Caracal (Caracal caracal) diet in southern Africa has primarily been quantified in protected areas dominated by natural vegetation. Here we present data on the diet of caracal ranging in two coastal landscapes (George and Vleesbaai, South Africa) with considerable anthropogenic modification (pine plantation and agricultural land). In terms of the corrected frequency of occurrence (CFO), rodents dominated the diet (>70%) and the vlei rat (Otomys irroratus) formed the bulk in terms of volume of the rodents recorded in the diet at both sites.
Large carnivores perform keystone ecological functions through direct predation, or indirectly, through food subsidies to scavengers or trophic cascades driven by their influence on the distributions of their prey. Pumas (Puma concolor) are an elusive, cryptic species difficult to study and little is known about their inter-trophic-level interactions in natural communities. Using new GPS technology, we discovered that pumas in Patagonia provided 232 ± 31 kg of edible meat/month/100 km2 to near-threatened Andean condors (Vultur gryphus) and other members of a diverse scavenger community.
India’s phenomenal economic growth over the last decade has been accompanied by a much-needed expansion and improvement in transport and other infrastructure networks. While there are legally mandated assessments of the potential ecological impacts of such infrastructure projects prior to implementation, rarely are there post-implementation assessments of their real ecological impacts.
Accurate information about the diet of large carnivores that are elusive and inhabit inaccessible terrain, is required to properly design conservation strategies. Predation on livestock and retaliatory killing of predators have become serious issues throughout the range of the snow leopard. Several feeding ecology studies of snow leopards have been conducted using classical approaches. These techniques have inherent limitations in their ability to properly identify both snow leopard feces and prey taxa.
Large carnivores pose a particular challenge in wildlife management. Their importance in ecosystem function is increasingly well documented, while at the same time their potential for conflict with humans is high, resulting in often divergent public opinion and management objectives. Carnivores are widely hunted for recreation, population control, and to reduce conflict, both direct and indirect with humans. In Montana and western North America, mountain lion populations increased and expanded their range during the 1990s.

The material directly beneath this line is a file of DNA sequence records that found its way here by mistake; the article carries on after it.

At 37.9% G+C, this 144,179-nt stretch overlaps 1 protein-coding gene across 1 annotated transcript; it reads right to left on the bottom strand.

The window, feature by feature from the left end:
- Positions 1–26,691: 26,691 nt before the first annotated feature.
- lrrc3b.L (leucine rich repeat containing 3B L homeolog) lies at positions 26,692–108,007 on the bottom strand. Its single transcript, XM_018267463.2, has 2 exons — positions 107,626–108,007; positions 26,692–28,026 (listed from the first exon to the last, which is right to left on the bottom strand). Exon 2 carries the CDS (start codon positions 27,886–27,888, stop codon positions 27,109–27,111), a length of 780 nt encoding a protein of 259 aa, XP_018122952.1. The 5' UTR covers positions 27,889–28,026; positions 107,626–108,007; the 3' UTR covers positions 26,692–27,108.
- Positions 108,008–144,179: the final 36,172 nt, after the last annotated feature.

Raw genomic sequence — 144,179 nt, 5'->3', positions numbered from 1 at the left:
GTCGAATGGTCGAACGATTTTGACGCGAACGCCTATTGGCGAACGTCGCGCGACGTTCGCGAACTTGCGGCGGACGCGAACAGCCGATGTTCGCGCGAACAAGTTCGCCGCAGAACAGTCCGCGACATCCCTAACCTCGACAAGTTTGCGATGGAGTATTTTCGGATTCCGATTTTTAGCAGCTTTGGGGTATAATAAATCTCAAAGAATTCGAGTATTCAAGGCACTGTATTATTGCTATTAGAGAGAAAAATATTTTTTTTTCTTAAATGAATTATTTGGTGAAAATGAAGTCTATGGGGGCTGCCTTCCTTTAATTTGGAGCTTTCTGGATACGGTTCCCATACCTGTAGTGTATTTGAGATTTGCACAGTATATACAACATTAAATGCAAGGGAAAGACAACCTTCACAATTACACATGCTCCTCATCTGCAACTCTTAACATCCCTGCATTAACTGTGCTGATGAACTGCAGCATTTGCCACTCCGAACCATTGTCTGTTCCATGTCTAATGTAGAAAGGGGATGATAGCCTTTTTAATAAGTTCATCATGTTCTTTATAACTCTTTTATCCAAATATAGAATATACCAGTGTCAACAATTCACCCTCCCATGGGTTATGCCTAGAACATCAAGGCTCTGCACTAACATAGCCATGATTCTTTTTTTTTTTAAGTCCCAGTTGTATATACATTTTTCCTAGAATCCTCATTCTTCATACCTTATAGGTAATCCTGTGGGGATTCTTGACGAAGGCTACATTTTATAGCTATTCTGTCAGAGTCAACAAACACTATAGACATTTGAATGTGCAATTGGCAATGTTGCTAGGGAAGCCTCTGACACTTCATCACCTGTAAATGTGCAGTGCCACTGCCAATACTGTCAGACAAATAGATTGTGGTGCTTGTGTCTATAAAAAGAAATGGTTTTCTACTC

We studied survival and causes of mortality of radiocollared cougars (Puma concolor) on the Greater Yellowstone Northern Range (GYNR) prior to (1987–1994) and after wolf (Canis lupus) reintroduction (1998–2005) and evaluated temporal, spatial, and environmental factors that explain variation in adult, subadult, and kitten survival. Using Program MARK and multimodel inference, we modeled cougar survival based on demographic status, season, and landscape attributes.
Until recently, large apex consumers were ubiquitous across the globe and had been for millions of years. The loss of these animals may be humankind’s most pervasive influence on nature. Although such losses are widely viewed as an ethical and aesthetic problem, recent research reveals extensive cascading effects of their disappearance in marine, terrestrial, and freshwater ecosystems worldwide.
Interactions between humans and cougars have been steadily increasing over the past 20 years largely due to human encroachment into cougar habitat and an increase in the human population. We determined the attitudes, knowledge, and perceptions toward cougars by residents in the urban-rural fringe of Calgary, Alberta, Canada. We found an overall positive attitude toward the presence of cougars in the area. However, residents indicated a low level of knowledge concerning regional wildlife management and wished to be more directly involved.
Pumas have the largest geographic range of any terrestrial mammal in the Americas. Despite this large distribution, pumas are a species of conservation concern and believed in decline across much of their range. Research in North America suggests that dispersal is critical in maintaining connectivity of increasingly fragmented puma populations. Puma dispersal maintains genetic diversity across the landscape and is essential in revitalizing small populations and recolonizing habitats in which local populations have become extinct (i.e., source-sink dynamics).
In Western North America, many rural areas are being converted to ranchette style residential development, potentially degrading habitat for large carnivores including pumas, and impacting ecosystem integrity. In a rapidly developing rural region of the Sierra Nevada, I studied the impacts of low-density development on puma habitat utility, behavioral ecology, mortality, and viability. I characterized properties experiencing puma depredation, a major cause of puma mortality in the study region, and compared attributes of properties that had, and had not, experienced depredation.